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Using password manager takes guesswork out of creating passwords, says cybersecurity expert – NKyTribune | #hacking | #cybersecurity | #infosec | #comptia | #pentest | #ransomware


By Corinne Boyer
University of Kentucky

When thinking about all your online accounts, do you know how many of those have payment information stored or contain sensitive information like a summary from a doctor’s visit? Using online accounts allows us to pay bills, transfer money and even schedule upcoming medical appointments quickly and easily.
  
But the more we rely on online accounts to organize our personal data, the more logins and passwords are required to keep these accounts secure. Keeping track of login information may seem complicated, but that’s where a password manager comes in. Using a password manager allows you to securely store all your online account information in one place.

Photo provided by UK

Matt Dillon, University of Kentucky’s cybersecurity engineer lead, says using a password manager takes the guesswork out of creating and storing passwords.

“To keep your online accounts safe, every one of your passwords needs to be unique, random and complex,” Dillon says. “One of the most immediately useful benefits of a password manager is that you can easily create virtually unhackable passwords.”

Although it may seem like one more thing to maintain, using a password manager will save you time because you’ll only need to keep track of one master password. Everyone should use a password manager — you, your kids, your grandparents.

Additionally, password managers help you practice good cybersecurity habits.

“A good password manager also lets you know if your existing passwords are weak, reused or have shown up in a data breach,” Dillon said. “We recommend setting your password manager to generate passwords that are at least 20 characters long and include all the major character types: uppercase, lowercase, numbers and symbols.”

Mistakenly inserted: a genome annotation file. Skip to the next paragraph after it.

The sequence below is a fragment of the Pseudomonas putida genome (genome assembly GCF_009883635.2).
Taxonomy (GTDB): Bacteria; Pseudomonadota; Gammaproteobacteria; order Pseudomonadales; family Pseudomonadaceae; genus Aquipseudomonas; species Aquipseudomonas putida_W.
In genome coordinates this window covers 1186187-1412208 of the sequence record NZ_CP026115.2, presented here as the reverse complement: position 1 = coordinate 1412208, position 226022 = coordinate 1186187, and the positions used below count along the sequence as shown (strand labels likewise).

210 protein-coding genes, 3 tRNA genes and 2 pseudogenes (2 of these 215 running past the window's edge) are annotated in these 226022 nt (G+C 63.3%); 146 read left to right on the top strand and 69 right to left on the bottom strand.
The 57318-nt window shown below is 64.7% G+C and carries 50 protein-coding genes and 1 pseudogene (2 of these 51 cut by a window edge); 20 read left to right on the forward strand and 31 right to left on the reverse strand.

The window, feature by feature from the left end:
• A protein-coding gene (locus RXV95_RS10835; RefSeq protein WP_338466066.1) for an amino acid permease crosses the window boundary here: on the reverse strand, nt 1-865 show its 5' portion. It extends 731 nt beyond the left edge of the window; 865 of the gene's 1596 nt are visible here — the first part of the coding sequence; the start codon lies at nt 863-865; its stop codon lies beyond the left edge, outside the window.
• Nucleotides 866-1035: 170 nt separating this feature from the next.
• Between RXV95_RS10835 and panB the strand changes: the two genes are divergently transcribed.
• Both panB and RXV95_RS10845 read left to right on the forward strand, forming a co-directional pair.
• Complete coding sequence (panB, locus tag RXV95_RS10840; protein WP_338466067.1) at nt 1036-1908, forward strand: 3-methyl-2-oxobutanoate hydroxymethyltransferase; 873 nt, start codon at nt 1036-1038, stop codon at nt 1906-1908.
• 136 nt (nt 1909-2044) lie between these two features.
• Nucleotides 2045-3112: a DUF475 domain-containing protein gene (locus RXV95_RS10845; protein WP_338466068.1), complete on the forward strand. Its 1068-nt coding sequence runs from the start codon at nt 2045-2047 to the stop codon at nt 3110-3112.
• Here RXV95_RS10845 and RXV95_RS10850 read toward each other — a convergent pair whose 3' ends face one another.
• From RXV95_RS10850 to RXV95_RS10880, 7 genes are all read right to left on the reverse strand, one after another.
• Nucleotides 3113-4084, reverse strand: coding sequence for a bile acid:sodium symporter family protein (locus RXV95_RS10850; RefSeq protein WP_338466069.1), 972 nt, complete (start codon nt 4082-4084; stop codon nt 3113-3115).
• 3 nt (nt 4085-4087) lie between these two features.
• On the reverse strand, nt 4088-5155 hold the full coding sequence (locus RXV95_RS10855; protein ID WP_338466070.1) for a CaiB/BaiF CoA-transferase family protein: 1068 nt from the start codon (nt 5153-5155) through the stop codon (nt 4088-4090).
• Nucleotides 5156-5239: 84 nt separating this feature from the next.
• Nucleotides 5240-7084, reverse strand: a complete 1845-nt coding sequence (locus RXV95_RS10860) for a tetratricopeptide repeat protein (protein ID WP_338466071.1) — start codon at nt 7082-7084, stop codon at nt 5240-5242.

Don’t put your personal and financial information at risk by reusing passwords or storing them in a document. This bad habit can make you vulnerable if one of your accounts is compromised. Furthermore, fighting identity theft and unauthorized spending on your accounts is time consuming and may require you to pay legal fees.

Setting up a password manager is fairly easy, and UK Information Technology Services (UK ITS) is here to walk you through it:

• How to choose a password manager. Search for a password manager that requires multifactor authentication. This feature sends the device of your choice a code so that only you have access to your data.

• Search for compatibility. If you use a combination of devices like Androids and Macs, check to make sure your potential password manager is compatible with multiple devices. It’s important to use a password manager across all your devices.

• Pricing. Some plans for individuals are free. Others start at a few dollars per month. Some password managers offer free introductory rates for the first few weeks or month.

• Download and install password manager software. After choosing a password manager, follow the steps to download and install the software and the browser extension. The browser extension will automatically fill in your passwords. If installation doesn’t automatically happen, use your file explorer (PC) or Finder (Mac) to check the downloads folder for the software. Once you click on the downloaded file, follow the automated prompts to install it.

• Choose one strong password. It’s important to choose a complex master password with a series of upper and lowercase letters, numbers, and symbols. Be sure to store this password in a lockbox, filing cabinet or store it digitally in your cloud storage.

• Add your accounts and passwords. Once you’ve chosen a password manager, enter your existing account logins and passwords. You’ll only have to do this once for each account.

• Use suggested passwords for new accounts. A good password manager will suggest strong passwords for new accounts. Be sure to use this function as the password manager will automatically store its suggested passwords.

If you are still undecided if a password manager is right for you, Dillon says, “If anything, there are more risks involved with not using a password manager.” 



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